Intel Takes a Deeper look at Software Development
When Pat Gelsinger returned to Intel in February after more than a decade away, he made short work of putting effort and investments into shoring up the company’s famed manufacturing business, which in recent years had been dogged by production delays and missed deadlines and made the world’s dominant chipmaker suddenly look vulnerable.
It included promising to spend $20 billion to build two new chip factories — or “fabs” — launching a formal chip foundry business to build other people’s processors, promoting efforts to have more chips made in the United States and then announcing last month that it would invest another $95 billion to build more fabs in Europe.
These moves not only announced that Intel was committed to remaining a major chip manufacturer, but also was a push back against the gaining strength of rivals such as AMD, Arm and Nvidia as well as the growing number of smaller companies making chips optimized for such specific workloads as artificial intelligence (AI) and machine learning.
VMware’s Software Influence
However, Gelsinger — who spent the previous eight-plus years as VMware’s top executive — also came back to Intel with a decidedly “software-first” mantra. In an IT world where data is coin of the realm, hybrid cloud is the emerging operating model, the edge is growing and modern workloads like AI, machine learning and analytics are coming to the fore, software becomes a central focus and the underlying hardware — including semiconductors — its enabler.
That focus on software and developers will take center stage this week at Intel’s inaugural Intel Innovation event, essentially the reboot of the company’s massive Intel Developer Forum, which was last held in 2016. There will be a range of announcements that will hit on hardware and chips, but Intel officials will make its renewed efforts to focus on software, developers and the open source community the main event.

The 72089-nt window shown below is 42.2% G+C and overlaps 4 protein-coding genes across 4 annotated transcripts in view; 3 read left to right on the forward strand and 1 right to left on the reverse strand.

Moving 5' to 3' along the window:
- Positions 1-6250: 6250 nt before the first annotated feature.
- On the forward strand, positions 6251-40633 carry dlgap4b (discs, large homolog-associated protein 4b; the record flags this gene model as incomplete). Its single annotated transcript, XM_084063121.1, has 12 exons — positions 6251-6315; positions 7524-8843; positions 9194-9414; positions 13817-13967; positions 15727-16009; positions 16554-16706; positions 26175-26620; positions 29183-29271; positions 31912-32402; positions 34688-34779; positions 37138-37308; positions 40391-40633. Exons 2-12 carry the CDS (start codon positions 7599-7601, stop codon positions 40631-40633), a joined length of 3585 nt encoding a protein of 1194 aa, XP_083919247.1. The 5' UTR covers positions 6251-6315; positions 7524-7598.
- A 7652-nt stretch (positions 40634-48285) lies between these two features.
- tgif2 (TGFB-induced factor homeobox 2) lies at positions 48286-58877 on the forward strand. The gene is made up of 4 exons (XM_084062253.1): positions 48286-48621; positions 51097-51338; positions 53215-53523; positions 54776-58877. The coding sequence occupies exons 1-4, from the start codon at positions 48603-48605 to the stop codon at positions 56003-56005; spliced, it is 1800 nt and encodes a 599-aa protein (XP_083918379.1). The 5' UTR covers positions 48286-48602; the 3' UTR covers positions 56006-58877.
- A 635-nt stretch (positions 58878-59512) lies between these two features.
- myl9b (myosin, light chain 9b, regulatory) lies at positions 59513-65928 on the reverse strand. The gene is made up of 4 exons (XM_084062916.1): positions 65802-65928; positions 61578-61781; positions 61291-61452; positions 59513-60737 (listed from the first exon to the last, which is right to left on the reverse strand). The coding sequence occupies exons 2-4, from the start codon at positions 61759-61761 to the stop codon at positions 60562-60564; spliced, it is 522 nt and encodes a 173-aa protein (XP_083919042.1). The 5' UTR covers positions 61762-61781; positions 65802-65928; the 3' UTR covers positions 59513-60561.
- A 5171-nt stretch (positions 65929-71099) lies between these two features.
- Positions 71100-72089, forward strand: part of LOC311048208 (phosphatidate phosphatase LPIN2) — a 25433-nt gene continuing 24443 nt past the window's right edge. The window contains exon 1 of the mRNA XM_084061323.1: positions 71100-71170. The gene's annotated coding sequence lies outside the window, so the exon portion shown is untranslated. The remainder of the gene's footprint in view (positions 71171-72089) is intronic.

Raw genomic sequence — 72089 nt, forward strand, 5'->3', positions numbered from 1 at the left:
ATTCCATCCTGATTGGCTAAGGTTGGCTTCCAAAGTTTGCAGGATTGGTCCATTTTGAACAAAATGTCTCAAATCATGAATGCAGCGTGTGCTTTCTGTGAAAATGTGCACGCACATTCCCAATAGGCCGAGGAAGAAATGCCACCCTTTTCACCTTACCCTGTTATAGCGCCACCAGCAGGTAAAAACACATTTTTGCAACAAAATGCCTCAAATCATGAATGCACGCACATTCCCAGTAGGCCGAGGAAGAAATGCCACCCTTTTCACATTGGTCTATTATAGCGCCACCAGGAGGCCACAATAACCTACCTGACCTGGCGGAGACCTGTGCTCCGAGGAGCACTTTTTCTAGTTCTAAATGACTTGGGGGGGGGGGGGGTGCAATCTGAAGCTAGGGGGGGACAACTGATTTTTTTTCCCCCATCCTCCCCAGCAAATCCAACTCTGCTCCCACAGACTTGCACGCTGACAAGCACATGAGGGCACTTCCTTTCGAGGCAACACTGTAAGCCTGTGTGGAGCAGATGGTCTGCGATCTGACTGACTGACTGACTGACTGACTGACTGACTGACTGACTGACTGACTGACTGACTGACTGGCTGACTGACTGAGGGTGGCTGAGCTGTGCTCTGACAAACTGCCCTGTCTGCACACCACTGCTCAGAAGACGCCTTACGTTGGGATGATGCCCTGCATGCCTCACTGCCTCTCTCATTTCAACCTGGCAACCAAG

“Our view is, give the market choice, give the developers choice and we want to be the trusted partner that will provide significant amounts of open source technology, which we already do but we haven’t talked much about it over the last few years,” Greg Lavender, corporate CTO and senior vice president and general manager of Intel’s new Software and Advanced Technology Group, said during a briefing with journalists. “We’ll be talking about the breadth and depth of what we have and its availability.”
Bringing the Parts Together
Lavender came to Intel in June in large part to create a software group within Intel, pulling the disparate pieces scattered throughout the company under a single umbrella. He and Gelsinger have known each other for decades and spent four years together at VMware. He said Gelsinger, who spent 30 years at Intel before leaving in 2009, has a deep understanding of Intel hardware history, but that after his time at VMware, the software-first approach is “now part of his DNA.”
At the event, Intel relaunched its Developer Zone, making such developers’ assets reference designs and toolkits available via a single portal. The components developers will have access to span everything from clients and data center hardware to AI, the cloud and edge, and gaming. The Developer Zone also will include a consolidated Intel Developer Catalog of software offerings and an improved DevCloud development environment for testing and running workloads on such Intel components as CPUs, GPUs, field-programmable gate arrays (FPGAs), accelerators and software tools.